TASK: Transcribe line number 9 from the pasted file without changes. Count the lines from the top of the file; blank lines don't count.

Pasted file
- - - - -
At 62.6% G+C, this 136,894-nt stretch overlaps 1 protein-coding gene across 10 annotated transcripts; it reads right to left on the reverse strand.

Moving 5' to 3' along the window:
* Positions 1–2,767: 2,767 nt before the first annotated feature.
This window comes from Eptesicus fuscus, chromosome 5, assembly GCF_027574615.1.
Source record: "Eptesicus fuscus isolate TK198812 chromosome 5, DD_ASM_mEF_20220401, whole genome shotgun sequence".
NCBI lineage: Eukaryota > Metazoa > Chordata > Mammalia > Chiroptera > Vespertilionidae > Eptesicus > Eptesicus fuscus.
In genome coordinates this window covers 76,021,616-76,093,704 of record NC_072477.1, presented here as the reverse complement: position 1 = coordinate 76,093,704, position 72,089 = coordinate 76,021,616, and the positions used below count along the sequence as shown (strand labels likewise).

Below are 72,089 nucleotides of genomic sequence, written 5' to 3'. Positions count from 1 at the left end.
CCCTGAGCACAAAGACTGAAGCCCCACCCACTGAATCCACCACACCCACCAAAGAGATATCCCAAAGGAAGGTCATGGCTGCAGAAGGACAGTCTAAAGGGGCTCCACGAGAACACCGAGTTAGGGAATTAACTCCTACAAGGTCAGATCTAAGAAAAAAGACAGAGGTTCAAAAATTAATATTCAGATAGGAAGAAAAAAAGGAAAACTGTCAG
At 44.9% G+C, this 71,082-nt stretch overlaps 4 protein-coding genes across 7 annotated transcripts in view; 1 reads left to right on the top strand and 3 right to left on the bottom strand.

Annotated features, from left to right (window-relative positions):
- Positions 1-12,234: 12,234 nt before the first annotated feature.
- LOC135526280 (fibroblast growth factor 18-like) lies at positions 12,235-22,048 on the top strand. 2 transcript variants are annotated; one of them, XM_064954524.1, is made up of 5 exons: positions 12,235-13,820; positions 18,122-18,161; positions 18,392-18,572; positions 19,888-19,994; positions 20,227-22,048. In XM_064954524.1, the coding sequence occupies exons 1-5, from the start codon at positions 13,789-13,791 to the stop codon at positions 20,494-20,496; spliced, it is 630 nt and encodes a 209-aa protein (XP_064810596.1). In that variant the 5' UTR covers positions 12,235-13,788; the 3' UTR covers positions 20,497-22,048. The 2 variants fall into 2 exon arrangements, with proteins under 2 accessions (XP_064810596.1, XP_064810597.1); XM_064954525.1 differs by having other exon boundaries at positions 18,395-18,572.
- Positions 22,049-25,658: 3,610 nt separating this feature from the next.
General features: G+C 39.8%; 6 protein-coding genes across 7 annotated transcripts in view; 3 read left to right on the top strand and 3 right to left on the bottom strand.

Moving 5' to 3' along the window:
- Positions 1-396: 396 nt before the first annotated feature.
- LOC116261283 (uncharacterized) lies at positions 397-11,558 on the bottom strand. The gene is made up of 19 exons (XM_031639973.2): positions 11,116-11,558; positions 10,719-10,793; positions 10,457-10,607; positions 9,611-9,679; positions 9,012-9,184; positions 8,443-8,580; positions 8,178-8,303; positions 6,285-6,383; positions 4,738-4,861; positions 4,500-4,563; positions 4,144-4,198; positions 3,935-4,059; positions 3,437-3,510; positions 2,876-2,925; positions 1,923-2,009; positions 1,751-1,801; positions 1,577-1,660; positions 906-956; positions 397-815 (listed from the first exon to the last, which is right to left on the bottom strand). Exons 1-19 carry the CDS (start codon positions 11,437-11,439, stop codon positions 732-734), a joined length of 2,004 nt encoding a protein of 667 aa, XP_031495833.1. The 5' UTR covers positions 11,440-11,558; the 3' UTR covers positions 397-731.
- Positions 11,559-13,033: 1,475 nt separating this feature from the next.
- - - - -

CCCTGAGCACAAAGACTGAAGCCCCACCCACTGAATCCACCACACCCACCAAAGAGATATCCCAAAGGAAGGTCATGGCTGCAGAAGGACAGTCTAAAGGGGCTCCACGAGAACACCGAGTTAGGGAATTAACTCCTACAAGGTCAGATCTAAGAAAAAAGACAGAGGTTCAAAAATTAATATTCAGATAGGAAGAAAAAAAGGAAAACTGTCAG